A skateboarder who died as he attempted to defend a woman stabbed in the London Bridge attack will be honoured with a posthumous bravery award.
Ignacio Echeverría, from Spain, used his skateboard to try and hit one of the terrorists who killed eight people on last June.
He was attacked from behind by two other attackers.
His dad, Joaquín Echeverría Alonso, will accept the George Medal at Buckingham Palace on his son’s behalf on Thursday.
The honour is given for acts of great bravery and was instituted by King George VI in 1940.
He said his son, 39, was “good and generous” and that he was “committed to helping others”, adding that he would have done a similar thing had he been passing the Westminster Bridge attack three months prior.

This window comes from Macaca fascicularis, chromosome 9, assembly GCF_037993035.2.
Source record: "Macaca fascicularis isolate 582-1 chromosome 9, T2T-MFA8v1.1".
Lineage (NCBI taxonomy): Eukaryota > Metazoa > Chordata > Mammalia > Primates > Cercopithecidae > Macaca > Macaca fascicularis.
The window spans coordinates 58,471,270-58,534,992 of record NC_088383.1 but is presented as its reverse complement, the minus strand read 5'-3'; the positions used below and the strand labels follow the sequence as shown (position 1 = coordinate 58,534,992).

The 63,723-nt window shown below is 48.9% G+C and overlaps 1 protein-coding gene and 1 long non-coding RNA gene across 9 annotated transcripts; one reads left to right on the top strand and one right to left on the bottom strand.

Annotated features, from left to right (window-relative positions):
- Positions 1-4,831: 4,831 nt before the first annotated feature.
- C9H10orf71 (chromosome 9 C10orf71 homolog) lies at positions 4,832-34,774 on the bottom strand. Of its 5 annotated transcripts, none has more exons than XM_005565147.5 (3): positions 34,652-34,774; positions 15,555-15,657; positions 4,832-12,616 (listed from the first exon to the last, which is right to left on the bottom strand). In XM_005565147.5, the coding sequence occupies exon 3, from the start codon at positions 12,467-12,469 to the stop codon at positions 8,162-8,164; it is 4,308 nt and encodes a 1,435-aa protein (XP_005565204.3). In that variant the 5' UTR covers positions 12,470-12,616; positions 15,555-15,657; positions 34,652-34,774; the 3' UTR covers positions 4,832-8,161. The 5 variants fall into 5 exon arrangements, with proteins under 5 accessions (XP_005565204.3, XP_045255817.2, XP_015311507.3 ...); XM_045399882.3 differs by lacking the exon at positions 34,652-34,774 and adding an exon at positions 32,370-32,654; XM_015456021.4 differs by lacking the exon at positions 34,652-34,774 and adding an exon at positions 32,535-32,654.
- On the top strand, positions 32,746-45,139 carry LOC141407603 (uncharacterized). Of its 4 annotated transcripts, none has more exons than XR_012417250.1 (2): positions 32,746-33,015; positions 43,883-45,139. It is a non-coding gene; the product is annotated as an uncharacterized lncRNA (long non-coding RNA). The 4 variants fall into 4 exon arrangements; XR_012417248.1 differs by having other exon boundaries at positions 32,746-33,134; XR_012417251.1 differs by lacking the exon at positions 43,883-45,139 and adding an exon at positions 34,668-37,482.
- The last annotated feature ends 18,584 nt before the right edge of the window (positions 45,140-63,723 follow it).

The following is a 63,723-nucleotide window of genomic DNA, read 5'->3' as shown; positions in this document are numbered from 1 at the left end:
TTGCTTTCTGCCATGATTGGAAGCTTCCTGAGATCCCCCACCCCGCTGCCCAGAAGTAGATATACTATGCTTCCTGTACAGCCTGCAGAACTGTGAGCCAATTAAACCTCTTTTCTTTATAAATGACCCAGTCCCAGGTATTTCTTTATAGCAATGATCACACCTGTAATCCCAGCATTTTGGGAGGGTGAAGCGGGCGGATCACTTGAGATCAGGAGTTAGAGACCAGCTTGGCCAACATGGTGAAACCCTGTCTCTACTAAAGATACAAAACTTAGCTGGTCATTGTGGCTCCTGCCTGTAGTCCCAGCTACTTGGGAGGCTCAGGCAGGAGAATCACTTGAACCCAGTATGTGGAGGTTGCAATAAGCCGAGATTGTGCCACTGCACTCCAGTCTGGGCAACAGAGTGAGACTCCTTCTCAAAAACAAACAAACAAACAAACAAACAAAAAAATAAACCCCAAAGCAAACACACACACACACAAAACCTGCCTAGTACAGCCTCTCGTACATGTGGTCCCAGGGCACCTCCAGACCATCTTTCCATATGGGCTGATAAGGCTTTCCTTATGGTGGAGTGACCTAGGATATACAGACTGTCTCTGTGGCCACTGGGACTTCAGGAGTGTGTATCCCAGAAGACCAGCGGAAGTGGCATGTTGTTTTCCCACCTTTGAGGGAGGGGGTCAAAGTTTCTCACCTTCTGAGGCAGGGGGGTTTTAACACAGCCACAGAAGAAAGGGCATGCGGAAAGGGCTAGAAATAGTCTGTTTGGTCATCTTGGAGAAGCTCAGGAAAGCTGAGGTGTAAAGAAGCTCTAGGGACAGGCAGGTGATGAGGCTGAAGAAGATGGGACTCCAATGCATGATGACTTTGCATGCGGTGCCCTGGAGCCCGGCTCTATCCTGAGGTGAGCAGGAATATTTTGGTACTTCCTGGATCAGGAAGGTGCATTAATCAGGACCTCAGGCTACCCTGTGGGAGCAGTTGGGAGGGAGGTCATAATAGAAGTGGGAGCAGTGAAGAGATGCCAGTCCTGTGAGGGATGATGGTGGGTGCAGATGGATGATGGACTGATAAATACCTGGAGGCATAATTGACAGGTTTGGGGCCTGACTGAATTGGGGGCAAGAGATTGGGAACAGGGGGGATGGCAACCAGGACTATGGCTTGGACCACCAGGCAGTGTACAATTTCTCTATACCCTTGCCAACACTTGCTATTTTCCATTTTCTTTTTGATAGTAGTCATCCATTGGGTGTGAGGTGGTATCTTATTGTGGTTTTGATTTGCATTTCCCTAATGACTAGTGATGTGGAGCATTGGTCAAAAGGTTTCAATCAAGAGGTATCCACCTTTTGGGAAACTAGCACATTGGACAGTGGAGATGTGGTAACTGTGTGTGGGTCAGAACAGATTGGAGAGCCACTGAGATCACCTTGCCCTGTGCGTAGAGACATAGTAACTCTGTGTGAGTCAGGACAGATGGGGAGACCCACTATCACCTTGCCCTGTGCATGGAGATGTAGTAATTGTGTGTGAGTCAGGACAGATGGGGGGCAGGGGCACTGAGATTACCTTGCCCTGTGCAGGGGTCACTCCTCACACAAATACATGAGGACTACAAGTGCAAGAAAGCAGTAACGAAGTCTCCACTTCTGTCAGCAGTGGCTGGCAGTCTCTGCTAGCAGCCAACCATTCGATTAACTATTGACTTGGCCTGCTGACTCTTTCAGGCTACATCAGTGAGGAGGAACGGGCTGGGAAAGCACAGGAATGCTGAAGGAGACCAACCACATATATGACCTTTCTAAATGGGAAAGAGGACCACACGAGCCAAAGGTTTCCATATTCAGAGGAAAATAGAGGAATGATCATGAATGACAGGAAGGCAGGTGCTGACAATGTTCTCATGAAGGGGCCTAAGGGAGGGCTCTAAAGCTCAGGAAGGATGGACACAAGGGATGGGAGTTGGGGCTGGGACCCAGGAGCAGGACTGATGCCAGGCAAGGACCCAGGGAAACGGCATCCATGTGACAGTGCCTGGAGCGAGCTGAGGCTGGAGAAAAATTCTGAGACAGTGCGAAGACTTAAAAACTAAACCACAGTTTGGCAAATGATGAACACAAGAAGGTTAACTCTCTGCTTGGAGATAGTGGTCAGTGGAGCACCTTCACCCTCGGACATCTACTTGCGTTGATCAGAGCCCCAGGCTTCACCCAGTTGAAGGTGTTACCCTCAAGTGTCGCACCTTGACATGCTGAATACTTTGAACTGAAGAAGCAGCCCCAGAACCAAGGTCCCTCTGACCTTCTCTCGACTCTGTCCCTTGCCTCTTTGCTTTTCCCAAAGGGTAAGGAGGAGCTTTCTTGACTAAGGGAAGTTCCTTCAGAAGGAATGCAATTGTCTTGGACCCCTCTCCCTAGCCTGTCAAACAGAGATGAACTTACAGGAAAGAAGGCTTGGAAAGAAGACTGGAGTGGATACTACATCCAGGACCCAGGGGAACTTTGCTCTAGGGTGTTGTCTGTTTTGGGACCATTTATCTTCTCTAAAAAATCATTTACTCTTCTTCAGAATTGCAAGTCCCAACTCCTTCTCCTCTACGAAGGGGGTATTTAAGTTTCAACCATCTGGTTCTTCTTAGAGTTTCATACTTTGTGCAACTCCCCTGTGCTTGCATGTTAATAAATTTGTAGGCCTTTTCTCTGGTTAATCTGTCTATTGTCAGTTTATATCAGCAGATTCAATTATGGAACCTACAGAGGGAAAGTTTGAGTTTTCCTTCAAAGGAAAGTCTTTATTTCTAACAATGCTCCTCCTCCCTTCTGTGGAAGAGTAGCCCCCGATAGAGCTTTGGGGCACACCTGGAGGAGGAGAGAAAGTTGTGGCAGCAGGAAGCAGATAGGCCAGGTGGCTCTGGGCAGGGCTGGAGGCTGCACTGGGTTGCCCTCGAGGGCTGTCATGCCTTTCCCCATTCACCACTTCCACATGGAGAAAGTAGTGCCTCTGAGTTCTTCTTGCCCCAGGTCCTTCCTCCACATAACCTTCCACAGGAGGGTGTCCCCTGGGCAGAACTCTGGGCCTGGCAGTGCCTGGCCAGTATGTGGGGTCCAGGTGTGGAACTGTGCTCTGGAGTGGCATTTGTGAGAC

Echeverría Alonso told the BBC: “Since Ignacio’s death we have lived a year of intense emotions.
“There has been pain and love and I have reflected on the meaning of duty and commitment.
“I have been compelled to think about what really matters and what is worth taking risks and fighting for; life, freedom, dignity, for oneself and for others.”
The HSBC banker was praised for his heroic and exemplary act by then Spanish Prime Minister, Marino Rajoy.
Three attackers drove a van into pedestrians on London Bridge and ran through Borough Market launching a knife attack on June 3. They killed eight people.
Two police officers, PC Charles Guenigault and PC Wayne Marques will also be awarded the honour.
Pc Leon McLeod will be given the Queen’s Gallantry Medal for running at the terrorists and helping victims after the rampage.